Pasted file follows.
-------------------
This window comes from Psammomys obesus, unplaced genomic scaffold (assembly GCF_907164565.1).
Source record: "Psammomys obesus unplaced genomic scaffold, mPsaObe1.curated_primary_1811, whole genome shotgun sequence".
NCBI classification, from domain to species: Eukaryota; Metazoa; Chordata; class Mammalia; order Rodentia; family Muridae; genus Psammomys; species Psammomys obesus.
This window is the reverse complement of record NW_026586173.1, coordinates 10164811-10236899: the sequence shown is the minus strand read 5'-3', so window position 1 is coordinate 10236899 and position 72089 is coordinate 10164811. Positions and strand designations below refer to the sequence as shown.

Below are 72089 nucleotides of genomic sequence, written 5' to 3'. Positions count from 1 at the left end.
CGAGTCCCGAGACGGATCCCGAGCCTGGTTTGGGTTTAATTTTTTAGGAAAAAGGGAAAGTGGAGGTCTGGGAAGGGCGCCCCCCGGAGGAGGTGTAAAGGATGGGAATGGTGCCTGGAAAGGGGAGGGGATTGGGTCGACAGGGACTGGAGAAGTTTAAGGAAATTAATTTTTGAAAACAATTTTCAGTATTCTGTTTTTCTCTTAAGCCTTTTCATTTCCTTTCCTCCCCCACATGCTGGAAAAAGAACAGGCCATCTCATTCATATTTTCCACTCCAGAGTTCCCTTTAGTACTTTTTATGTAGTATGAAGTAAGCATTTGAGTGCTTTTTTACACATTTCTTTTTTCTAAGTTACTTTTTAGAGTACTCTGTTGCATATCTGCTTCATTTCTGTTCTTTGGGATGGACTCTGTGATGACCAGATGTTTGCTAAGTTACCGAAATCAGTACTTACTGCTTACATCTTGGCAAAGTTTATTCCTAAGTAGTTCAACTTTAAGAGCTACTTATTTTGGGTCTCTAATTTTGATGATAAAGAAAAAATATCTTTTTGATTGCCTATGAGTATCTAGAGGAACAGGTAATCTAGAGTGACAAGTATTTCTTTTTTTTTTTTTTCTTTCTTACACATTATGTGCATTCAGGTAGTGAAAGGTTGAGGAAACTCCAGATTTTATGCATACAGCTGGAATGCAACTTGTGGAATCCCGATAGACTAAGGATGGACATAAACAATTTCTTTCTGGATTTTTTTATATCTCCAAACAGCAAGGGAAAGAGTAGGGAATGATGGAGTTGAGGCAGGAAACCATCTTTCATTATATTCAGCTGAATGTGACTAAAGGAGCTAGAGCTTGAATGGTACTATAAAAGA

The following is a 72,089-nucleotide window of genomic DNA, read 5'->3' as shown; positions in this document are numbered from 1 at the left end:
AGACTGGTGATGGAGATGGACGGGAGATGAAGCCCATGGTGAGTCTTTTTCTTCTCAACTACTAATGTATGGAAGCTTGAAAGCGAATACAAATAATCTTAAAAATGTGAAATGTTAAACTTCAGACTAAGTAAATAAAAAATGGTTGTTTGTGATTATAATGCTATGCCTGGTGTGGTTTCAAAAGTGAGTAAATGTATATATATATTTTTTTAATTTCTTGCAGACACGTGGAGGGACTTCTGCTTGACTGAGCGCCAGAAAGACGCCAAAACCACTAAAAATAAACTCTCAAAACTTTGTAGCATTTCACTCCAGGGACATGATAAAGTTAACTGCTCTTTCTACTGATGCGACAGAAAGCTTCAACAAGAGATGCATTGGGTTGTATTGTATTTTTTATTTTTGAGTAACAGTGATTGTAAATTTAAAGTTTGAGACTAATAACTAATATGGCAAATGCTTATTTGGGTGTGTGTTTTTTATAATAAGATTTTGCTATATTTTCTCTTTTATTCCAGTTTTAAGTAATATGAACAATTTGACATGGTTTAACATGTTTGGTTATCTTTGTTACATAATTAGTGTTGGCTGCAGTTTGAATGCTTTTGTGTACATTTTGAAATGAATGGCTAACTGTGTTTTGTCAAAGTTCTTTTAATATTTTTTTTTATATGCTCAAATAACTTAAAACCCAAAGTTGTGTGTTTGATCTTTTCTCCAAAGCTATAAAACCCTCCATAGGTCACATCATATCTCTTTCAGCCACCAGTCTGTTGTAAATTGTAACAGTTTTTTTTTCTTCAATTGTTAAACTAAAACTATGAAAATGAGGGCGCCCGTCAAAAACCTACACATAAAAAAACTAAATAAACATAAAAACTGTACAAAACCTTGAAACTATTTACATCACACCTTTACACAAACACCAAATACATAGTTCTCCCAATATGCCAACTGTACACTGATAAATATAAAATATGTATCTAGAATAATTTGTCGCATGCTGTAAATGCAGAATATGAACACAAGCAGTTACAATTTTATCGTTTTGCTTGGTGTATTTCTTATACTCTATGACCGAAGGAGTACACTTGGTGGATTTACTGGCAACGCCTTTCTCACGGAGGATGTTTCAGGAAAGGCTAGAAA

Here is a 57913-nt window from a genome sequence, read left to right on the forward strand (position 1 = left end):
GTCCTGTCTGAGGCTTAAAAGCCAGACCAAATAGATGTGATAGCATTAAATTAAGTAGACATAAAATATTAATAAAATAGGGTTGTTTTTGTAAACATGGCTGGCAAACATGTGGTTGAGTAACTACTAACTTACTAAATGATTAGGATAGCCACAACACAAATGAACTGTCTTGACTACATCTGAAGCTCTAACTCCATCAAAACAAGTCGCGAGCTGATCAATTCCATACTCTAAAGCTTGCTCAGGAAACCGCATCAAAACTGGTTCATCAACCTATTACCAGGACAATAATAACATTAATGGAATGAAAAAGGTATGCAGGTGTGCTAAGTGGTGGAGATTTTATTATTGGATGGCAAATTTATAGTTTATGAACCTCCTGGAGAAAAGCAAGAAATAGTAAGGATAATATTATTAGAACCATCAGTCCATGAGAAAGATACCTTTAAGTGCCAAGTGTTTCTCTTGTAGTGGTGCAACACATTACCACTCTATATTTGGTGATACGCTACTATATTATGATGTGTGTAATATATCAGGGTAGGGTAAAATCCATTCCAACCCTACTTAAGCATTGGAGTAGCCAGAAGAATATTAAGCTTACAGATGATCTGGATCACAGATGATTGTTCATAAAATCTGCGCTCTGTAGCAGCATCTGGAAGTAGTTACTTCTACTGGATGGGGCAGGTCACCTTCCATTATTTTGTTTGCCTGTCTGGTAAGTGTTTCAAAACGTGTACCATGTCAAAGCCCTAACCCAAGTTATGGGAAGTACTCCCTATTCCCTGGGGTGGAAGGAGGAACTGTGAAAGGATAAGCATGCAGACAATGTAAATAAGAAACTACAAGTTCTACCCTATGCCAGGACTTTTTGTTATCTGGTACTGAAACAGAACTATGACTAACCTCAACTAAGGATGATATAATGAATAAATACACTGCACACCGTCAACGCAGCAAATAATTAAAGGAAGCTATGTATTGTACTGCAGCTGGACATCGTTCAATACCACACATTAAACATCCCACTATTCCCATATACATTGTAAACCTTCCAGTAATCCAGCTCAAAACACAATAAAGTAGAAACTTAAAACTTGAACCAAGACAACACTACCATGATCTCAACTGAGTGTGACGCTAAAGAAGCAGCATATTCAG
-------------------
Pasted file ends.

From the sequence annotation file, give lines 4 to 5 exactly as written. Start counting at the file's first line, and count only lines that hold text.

This window is the reverse complement of record NW_026586173.1, coordinates 10164811-10236899: the sequence shown is the minus strand read 5'-3', so window position 1 is coordinate 10236899 and position 72089 is coordinate 10164811. Positions and strand designations below refer to the sequence as shown.

Below are 72089 nucleotides of genomic sequence, written 5' to 3'. Positions count from 1 at the left end.